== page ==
5G tower in city downtown

What is the true real-world benefit of 5G?

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As 5G towers appear on your street corner, many CIOs and CTOs are struggling to answer: what is the benefit of 5G? Outside of the lackluster 4G rollout, one reason for the struggle is because many carriers aren’t even sure themselves. 

Months ago, an IT professional from one of the world’s largest sports apparel companies told me about a recent pitch from one of the major carriers. The wireless provider was pitching a costly plan to install 5G on their HQ campus. The excitement quickly faded with one simple question at the end of the pitch—this executive simply asked, “How does this benefit us?” Awkward silence quickly gripped the room. 

What is the benefit of 5G?

During an interview on Bloomberg Markets AM, 3 Tree Tech’s managing partner, Eric Skeens was asked “All I know about 5G is that I can download movies fast” by co-host Paul Sweeney. While speed typically takes the spotlight when talking about the true benefit of 5G, it’s not so cut and dry.

When utilizing mmWave technology 5G speed is performing over 1Gbit/s speeds in the real world today and in theory, it can reach 20Gbit/s, but there’s a catch. With sub-6 GHz mid-band and low-band, the max speed of 5G may be much lower. In real-world scenarios, deployment speeds can be slower than advanced 4G networks out today. But speed isn’t the only benefit of 5G, there are 8 total attributes or “currencies.” 

The eight currencies of 5G will be key in shaping the deployment and usage of the technology and in defining how it addresses real-world business needs. Of the eight currencies, besides speed, the two that are most universally beneficial for businesses will be around latency and reliability.

1. Benefit of 5g? Latency

Speed is sexy, but for many CTOs and CIOs business infrastructure, latency is far more important than speed—the number of T1 lines still being used is proof of this. In reality, the speed 4G LTE networks provide is more than enough for many business operations, the problem is latency. Even the best LTE networks have latency of at least 30 milliseconds (ms) and more often, much closer to 100ms or higher. Latency levels this high not only make applications like VoIP potentially unusable but dramatically affect the productivity and usage of every application.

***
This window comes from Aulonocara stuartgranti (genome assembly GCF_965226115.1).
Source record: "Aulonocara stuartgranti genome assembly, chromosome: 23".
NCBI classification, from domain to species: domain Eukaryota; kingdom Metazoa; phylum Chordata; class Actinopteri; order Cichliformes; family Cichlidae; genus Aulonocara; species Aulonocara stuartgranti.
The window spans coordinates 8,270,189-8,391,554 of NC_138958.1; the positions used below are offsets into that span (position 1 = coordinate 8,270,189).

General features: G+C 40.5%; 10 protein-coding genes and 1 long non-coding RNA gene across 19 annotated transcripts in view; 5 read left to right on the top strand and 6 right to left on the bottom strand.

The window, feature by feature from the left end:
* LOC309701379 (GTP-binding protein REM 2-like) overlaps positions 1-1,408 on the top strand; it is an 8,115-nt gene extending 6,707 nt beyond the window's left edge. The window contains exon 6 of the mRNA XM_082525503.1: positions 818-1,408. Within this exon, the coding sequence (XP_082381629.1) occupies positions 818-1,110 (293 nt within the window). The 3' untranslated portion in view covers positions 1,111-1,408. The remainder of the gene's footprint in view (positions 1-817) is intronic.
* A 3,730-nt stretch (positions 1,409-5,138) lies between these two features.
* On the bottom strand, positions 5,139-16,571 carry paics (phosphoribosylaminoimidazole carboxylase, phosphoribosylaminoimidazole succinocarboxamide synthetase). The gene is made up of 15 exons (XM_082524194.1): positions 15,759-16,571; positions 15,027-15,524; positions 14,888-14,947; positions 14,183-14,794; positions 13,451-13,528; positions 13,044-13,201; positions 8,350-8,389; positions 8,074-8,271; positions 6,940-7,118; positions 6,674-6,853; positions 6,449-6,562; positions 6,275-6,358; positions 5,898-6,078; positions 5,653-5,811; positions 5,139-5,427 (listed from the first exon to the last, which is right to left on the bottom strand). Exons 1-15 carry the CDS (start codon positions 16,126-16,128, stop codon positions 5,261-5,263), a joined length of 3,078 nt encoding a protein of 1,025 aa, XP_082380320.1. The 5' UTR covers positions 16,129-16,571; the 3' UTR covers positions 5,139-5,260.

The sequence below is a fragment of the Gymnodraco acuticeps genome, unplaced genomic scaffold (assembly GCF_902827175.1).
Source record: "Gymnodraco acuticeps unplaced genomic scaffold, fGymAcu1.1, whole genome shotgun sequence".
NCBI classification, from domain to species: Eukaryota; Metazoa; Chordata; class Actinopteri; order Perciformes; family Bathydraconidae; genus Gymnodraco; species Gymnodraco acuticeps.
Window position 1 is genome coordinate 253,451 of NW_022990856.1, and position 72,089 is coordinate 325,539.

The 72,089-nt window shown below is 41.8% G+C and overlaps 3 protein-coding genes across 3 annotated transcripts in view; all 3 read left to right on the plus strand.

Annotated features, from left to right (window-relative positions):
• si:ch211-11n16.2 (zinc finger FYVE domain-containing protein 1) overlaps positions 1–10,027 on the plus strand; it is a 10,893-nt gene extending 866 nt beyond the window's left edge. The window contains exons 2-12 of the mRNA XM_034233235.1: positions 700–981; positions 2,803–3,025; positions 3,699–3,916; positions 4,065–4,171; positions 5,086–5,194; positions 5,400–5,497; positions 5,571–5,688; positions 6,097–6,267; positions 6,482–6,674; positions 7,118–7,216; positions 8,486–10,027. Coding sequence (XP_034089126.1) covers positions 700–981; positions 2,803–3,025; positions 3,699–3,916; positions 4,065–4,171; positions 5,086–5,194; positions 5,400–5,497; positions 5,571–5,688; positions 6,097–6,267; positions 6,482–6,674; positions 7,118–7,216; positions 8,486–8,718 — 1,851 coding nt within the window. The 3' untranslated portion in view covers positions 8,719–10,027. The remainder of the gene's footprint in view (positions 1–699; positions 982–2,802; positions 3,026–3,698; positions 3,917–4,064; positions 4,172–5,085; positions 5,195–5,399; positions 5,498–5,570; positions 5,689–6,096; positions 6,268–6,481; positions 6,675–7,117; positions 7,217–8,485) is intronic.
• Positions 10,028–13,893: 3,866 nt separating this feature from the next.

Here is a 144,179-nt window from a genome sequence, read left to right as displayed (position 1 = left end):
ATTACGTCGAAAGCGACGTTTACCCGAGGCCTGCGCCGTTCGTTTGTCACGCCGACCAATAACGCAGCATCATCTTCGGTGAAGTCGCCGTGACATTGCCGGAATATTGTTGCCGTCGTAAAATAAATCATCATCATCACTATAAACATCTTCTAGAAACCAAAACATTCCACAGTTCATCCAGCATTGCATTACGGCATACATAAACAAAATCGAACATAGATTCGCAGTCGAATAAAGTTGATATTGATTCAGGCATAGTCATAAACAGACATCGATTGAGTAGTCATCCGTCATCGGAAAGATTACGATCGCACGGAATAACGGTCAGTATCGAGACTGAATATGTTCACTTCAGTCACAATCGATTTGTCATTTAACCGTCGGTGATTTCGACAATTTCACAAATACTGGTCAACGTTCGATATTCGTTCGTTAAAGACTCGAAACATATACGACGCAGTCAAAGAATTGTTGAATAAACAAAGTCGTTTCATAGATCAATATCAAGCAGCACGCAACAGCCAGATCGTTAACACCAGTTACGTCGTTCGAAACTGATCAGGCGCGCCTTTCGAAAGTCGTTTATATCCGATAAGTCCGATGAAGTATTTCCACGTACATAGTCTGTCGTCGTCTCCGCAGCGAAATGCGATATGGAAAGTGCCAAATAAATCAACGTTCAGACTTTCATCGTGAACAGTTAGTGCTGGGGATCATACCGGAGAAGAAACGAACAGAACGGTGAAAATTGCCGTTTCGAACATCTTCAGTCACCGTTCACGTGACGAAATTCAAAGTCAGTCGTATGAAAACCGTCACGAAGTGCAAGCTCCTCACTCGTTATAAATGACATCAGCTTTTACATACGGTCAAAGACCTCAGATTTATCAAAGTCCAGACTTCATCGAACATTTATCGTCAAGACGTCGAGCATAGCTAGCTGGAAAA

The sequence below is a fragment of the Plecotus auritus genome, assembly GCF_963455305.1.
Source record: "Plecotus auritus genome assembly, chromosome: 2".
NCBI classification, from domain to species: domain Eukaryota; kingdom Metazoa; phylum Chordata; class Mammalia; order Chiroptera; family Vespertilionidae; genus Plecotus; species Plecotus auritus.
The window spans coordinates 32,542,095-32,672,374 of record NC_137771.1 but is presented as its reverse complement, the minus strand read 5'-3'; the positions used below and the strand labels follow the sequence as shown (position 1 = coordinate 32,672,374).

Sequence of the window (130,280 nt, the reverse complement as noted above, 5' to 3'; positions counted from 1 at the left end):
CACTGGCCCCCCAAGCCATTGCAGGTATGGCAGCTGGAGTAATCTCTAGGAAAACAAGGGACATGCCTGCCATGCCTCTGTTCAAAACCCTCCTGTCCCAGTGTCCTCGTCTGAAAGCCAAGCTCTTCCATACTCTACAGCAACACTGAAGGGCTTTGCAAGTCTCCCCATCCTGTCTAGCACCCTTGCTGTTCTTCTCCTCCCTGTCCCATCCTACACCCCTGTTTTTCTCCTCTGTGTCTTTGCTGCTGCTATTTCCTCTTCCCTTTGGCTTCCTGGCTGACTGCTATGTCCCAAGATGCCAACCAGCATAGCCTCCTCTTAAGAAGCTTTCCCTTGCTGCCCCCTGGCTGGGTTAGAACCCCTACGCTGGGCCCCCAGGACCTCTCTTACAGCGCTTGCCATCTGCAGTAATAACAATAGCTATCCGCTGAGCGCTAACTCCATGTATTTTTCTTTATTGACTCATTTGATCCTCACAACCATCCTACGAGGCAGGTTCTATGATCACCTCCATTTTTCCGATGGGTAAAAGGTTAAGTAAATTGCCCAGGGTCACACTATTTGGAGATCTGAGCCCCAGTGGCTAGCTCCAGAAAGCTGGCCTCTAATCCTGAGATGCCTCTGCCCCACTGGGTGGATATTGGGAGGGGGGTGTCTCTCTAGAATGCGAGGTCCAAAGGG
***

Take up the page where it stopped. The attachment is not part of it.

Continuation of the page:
As with speed, latency can also vary depending on the spectrum or “version” of 5G used. Expectations of 5G point to sub-20ms, with theoretical capabilities of sub-1ms, as carriers implement edge or near edge computing. We are likely years away from seeing sub-1ms latency on a carriers public network, but early tests of deployed mmWave 5G networks have typically yielded average latencies of about 15ms-25ms with some tests going just below 10ms.  Latency levels like these should satisfy most current business needs and open up additional use cases.

While it’s true we have seen real-world latency figures in the low to mid-teens, 5G won’t be satisfactory for technologies like autonomous driving, virtual reality, and augmented reality.  To reach the 1ms or less latency goal, computing will have to be moved as far out to the edge as possible and carriers are still settling on how to pull this off. If it sounds confusing, let’s simplify the complex a bit.

2. Benefit of 5G? Reliability

Like latency, reliability has always been a question mark for wireless connections, but 5G is expected to be the first to provide five 9’s. Whether or not carriers offer SLA’s promising this is to be determined, but if they are able to reach this level of reliability and availability it would be groundbreaking. In this case, the combination of 1Gbps+ speeds, ultra-low latency, and five 9’s reliability would make 5G extremely valuable to all businesses. 

These two currencies of 5G would be sufficient at providing an alternative or additional network connection equivalent to some of the best cable and fiber options.  

5G Will Empower IoT, Planes, Stadiums and New Startups

In addition to the usage of 5G being used as a basic network connection, other businesses will undoubtedly find new uses we haven’t considered. We will even see new business startups and ventures made possible by 5G. Consider the number of connections 5G will allow.